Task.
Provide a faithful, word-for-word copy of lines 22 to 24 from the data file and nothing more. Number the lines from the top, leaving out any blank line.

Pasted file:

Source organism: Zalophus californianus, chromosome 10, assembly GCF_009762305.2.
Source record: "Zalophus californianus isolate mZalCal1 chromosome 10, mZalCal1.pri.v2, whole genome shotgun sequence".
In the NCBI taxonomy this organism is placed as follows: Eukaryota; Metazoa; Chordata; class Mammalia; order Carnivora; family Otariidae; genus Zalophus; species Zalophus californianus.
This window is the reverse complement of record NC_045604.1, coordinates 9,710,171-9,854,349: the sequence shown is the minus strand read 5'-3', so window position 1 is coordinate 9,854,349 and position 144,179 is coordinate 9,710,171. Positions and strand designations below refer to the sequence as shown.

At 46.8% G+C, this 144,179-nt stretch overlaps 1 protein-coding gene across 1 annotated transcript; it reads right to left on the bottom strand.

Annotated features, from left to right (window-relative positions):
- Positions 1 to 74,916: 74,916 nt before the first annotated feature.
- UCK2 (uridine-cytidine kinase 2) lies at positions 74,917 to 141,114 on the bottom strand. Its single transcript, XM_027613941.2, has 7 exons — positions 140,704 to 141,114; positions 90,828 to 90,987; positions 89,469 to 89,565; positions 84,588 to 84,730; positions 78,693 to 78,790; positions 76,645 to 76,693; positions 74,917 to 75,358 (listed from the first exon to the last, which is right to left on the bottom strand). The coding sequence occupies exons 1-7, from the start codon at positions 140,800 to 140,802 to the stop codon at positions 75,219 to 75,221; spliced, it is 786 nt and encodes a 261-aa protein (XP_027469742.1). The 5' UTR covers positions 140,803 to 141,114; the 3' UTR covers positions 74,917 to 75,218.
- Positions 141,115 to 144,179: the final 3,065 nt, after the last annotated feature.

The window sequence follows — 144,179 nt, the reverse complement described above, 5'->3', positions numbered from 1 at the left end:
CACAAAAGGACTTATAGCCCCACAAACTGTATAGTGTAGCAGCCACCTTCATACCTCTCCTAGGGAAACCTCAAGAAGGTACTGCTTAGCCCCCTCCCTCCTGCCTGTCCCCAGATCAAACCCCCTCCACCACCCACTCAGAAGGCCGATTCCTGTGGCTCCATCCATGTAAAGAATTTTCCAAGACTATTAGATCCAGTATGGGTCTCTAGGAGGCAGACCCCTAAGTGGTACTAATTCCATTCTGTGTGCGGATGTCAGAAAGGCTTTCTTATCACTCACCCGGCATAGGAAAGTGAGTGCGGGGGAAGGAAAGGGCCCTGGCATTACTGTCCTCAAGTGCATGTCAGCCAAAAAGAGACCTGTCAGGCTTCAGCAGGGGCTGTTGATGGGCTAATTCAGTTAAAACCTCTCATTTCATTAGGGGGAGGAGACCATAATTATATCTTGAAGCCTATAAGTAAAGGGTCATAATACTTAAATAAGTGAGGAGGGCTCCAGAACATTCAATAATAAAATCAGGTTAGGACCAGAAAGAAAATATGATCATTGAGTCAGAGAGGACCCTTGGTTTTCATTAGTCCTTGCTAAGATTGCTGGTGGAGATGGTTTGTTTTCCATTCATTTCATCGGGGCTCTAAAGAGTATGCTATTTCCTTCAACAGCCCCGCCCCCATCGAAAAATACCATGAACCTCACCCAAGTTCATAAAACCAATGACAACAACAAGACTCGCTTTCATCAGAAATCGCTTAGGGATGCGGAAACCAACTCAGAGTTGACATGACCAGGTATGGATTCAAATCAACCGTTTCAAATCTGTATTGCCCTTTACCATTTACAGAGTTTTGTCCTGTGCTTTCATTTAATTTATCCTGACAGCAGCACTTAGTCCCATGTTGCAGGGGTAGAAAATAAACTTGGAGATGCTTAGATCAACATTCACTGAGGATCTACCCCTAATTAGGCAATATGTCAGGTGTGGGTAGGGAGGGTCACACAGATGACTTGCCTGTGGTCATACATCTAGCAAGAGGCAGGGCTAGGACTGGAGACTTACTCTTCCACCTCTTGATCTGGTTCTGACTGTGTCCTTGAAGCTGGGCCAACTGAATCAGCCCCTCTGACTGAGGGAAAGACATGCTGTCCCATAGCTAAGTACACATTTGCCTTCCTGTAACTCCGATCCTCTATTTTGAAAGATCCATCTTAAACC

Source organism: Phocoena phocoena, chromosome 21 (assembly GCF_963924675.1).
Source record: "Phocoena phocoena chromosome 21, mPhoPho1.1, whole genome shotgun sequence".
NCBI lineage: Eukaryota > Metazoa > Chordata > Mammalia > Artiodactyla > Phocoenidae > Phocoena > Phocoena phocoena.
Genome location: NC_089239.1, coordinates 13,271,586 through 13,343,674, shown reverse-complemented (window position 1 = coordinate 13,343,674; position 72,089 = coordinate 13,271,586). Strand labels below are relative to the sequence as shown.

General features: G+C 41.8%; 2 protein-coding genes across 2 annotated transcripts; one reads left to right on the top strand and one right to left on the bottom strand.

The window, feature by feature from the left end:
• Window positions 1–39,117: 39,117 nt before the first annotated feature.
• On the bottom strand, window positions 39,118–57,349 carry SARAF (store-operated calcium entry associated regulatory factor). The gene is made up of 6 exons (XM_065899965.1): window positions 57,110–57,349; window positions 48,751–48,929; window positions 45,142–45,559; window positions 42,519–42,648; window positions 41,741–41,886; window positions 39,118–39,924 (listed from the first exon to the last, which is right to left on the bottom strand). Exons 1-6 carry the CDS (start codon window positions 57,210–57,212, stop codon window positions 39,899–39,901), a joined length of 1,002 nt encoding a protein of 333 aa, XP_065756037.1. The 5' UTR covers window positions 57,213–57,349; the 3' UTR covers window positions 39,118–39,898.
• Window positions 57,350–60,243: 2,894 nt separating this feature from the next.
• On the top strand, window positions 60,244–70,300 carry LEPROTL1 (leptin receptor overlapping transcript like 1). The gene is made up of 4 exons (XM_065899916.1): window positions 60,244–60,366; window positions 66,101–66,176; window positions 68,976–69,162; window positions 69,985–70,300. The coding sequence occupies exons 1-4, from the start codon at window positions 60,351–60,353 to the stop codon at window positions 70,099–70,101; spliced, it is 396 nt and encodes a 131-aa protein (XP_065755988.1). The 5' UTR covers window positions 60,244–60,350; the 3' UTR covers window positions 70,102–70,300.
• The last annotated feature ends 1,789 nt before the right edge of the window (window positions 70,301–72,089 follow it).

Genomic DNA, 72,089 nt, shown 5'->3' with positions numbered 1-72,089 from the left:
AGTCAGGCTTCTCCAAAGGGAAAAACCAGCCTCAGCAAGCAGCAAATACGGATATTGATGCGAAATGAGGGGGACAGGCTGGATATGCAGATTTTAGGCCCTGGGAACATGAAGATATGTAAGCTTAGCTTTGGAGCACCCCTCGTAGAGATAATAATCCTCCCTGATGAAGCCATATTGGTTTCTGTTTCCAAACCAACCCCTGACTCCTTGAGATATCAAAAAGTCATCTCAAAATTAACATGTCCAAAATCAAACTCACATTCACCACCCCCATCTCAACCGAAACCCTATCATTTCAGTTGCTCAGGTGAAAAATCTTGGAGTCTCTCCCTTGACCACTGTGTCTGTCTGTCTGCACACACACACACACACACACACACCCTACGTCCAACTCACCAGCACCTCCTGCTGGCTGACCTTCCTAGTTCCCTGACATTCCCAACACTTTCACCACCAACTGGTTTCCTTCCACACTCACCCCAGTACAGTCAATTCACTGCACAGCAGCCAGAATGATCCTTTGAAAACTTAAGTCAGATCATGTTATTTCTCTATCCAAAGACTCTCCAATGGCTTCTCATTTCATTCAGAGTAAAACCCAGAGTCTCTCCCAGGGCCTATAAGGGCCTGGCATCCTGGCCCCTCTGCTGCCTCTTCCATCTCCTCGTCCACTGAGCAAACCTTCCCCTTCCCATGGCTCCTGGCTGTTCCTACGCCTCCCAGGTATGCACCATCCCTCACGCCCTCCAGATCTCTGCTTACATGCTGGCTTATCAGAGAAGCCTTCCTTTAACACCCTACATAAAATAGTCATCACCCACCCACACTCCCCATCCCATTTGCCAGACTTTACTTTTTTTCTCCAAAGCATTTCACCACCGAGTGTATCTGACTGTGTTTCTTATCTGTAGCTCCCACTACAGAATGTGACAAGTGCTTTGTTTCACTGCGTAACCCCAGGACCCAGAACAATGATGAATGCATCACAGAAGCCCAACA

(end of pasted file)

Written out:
• The last annotated feature ends 1,789 nt before the right edge of the window (window positions 70,301–72,089 follow it).

Genomic DNA, 72,089 nt, shown 5'->3' with positions numbered 1-72,089 from the left:
AGTCAGGCTTCTCCAAAGGGAAAAACCAGCCTCAGCAAGCAGCAAATACGGATATTGATGCGAAATGAGGGGGACAGGCTGGATATGCAGATTTTAGGCCCTGGGAACATGAAGATATGTAAGCTTAGCTTTGGAGCACCCCTCGTAGAGATAATAATCCTCCCTGATGAAGCCATATTGGTTTCTGTTTCCAAACCAACCCCTGACTCCTTGAGATATCAAAAAGTCATCTCAAAATTAACATGTCCAAAATCAAACTCACATTCACCACCCCCATCTCAACCGAAACCCTATCATTTCAGTTGCTCAGGTGAAAAATCTTGGAGTCTCTCCCTTGACCACTGTGTCTGTCTGTCTGCACACACACACACACACACACACACCCTACGTCCAACTCACCAGCACCTCCTGCTGGCTGACCTTCCTAGTTCCCTGACATTCCCAACACTTTCACCACCAACTGGTTTCCTTCCACACTCACCCCAGTACAGTCAATTCACTGCACAGCAGCCAGAATGATCCTTTGAAAACTTAAGTCAGATCATGTTATTTCTCTATCCAAAGACTCTCCAATGGCTTCTCATTTCATTCAGAGTAAAACCCAGAGTCTCTCCCAGGGCCTATAAGGGCCTGGCATCCTGGCCCCTCTGCTGCCTCTTCCATCTCCTCGTCCACTGAGCAAACCTTCCCCTTCCCATGGCTCCTGGCTGTTCCTACGCCTCCCAGGTATGCACCATCCCTCACGCCCTCCAGATCTCTGCTTACATGCTGGCTTATCAGAGAAGCCTTCCTTTAACACCCTACATAAAATAGTCATCACCCACCCACACTCCCCATCCCATTTGCCAGACTTTACTTTTTTTCTCCAAAGCATTTCACCACCGAGTGTATCTGACTGTGTTTCTTATCTGTAGCTCCCACTACAGAATGTGACAAGTGCTTTGTTTCACTGCGTAACCCCAGGACCCAGAACAATGATGAATGCATCACAGAAGCCCAACA